Creative Commons License

Creative Commons License
This work is licensed under a Creative Commons Attribution-Noncommercial-No Derivative Works 4.0 License.

Date of Graduation

Summer 2015

Document Type


Degree Name

Educational Specialist (EdS)


Department of Graduate Psychology


Tammy D. Gilligan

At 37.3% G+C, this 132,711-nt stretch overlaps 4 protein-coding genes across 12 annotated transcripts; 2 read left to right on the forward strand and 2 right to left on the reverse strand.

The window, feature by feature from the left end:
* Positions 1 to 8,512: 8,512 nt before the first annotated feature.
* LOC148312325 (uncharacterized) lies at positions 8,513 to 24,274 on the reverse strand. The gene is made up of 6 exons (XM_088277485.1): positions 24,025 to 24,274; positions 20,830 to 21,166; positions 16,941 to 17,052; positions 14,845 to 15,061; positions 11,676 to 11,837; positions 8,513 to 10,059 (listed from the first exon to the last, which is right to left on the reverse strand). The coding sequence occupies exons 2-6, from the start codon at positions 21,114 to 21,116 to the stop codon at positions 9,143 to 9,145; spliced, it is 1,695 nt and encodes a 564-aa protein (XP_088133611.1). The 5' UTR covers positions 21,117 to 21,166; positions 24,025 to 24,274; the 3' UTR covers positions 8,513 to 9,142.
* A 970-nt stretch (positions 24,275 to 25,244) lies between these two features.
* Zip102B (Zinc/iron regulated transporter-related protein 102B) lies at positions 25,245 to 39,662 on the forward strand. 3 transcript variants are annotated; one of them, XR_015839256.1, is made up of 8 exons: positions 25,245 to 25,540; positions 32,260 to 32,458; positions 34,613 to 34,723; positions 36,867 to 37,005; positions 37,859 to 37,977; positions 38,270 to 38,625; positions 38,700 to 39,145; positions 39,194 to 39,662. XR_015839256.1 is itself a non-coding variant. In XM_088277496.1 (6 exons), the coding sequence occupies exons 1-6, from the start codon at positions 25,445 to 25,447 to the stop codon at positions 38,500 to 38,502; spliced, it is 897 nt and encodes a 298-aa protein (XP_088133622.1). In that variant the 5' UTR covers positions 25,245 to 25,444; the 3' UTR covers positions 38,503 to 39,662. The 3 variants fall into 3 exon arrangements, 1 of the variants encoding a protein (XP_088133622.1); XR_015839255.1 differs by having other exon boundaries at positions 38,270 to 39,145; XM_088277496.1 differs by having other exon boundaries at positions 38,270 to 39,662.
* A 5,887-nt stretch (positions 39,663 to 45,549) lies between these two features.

The prevalence of ADHD has drastically increased over the last decade, and children with this disorder often receive attention from their teachers for their disruptive behaviors (Visser, Danielson, Bitsko, Holbrook, Kogan, Ghandour,... & Blumberg, 2014). Students with ADHD often struggle with controlling their impulses that lead to these disruptions in the classroom. If not addressed, the classroom learning environment is likely to be negatively impacted (Lambert, Cartledge, Heward, & Lo, 2006). Introducing students with ADHD to the practice of mindfulness may help to create a space, or a delay in responding, between thoughts and actions which may, in turn, reduce the amount of disruptive behaviors teachers must manage in the classroom. The following literature will describe mindfulness and its implementation in the K-12 setting; and then, describe ADHD symptoms and how mindfulness is used to address these symptoms.